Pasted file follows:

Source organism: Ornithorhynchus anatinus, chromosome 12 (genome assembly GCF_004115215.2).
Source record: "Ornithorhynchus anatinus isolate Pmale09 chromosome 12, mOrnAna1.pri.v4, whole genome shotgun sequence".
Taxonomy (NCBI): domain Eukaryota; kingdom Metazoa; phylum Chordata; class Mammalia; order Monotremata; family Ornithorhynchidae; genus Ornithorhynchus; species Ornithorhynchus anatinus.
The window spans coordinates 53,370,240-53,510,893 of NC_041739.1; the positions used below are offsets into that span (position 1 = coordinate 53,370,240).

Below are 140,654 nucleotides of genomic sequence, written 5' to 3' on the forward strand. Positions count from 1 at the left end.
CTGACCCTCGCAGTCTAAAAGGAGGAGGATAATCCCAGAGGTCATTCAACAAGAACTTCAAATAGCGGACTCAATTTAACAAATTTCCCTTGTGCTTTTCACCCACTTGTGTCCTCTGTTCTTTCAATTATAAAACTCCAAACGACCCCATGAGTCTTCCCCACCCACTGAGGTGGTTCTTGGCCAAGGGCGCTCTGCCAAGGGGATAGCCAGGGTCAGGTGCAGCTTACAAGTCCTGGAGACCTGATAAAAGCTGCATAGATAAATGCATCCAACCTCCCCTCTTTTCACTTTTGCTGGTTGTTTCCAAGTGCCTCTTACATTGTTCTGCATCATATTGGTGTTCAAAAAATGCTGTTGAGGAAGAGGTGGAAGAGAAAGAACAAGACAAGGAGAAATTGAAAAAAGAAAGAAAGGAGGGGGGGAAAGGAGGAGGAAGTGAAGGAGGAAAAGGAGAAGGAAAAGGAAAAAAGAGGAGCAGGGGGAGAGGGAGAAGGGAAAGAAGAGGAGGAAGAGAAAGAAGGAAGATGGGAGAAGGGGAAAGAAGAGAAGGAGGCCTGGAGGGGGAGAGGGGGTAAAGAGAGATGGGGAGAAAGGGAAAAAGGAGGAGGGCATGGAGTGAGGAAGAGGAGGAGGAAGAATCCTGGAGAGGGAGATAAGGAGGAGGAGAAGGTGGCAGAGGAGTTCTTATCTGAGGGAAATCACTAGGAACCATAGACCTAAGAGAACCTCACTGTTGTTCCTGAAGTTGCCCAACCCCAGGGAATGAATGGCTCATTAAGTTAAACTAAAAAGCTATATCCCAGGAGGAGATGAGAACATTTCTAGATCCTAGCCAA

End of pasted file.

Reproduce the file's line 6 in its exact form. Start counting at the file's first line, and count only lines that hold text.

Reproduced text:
CTGACCCTCGCAGTCTAAAAGGAGGAGGATAATCCCAGAGGTCATTCAACAAGAACTTCAAATAGCGGACTCAATTTAACAAATTTCCCTTGTGCTTTTCACCCACTTGTGTCCTCTGTTCTTTCAATTATAAAACTCCAAACGACCCCATGAGTCTTCCCCACCCACTGAGGTGGTTCTTGGCCAAGGGCGCTCTGCCAAGGGGATAGCCAGGGTCAGGTGCAGCTTACAAGTCCTGGAGACCTGATAAAAGCTGCATAGATAAATGCATCCAACCTCCCCTCTTTTCACTTTTGCTGGTTGTTTCCAAGTGCCTCTTACATTGTTCTGCATCATATTGGTGTTCAAAAAATGCTGTTGAGGAAGAGGTGGAAGAGAAAGAACAAGACAAGGAGAAATTGAAAAAAGAAAGAAAGGAGGGGGGGAAAGGAGGAGGAAGTGAAGGAGGAAAAGGAGAAGGAAAAGGAAAAAAGAGGAGCAGGGGGAGAGGGAGAAGGGAAAGAAGAGGAGGAAGAGAAAGAAGGAAGATGGGAGAAGGGGAAAGAAGAGAAGGAGGCCTGGAGGGGGAGAGGGGGTAAAGAGAGATGGGGAGAAAGGGAAAAAGGAGGAGGGCATGGAGTGAGGAAGAGGAGGAGGAAGAATCCTGGAGAGGGAGATAAGGAGGAGGAGAAGGTGGCAGAGGAGTTCTTATCTGAGGGAAATCACTAGGAACCATAGACCTAAGAGAACCTCACTGTTGTTCCTGAAGTTGCCCAACCCCAGGGAATGAATGGCTCATTAAGTTAAACTAAAAAGCTATATCCCAGGAGGAGATGAGAACATTTCTAGATCCTAGCCAA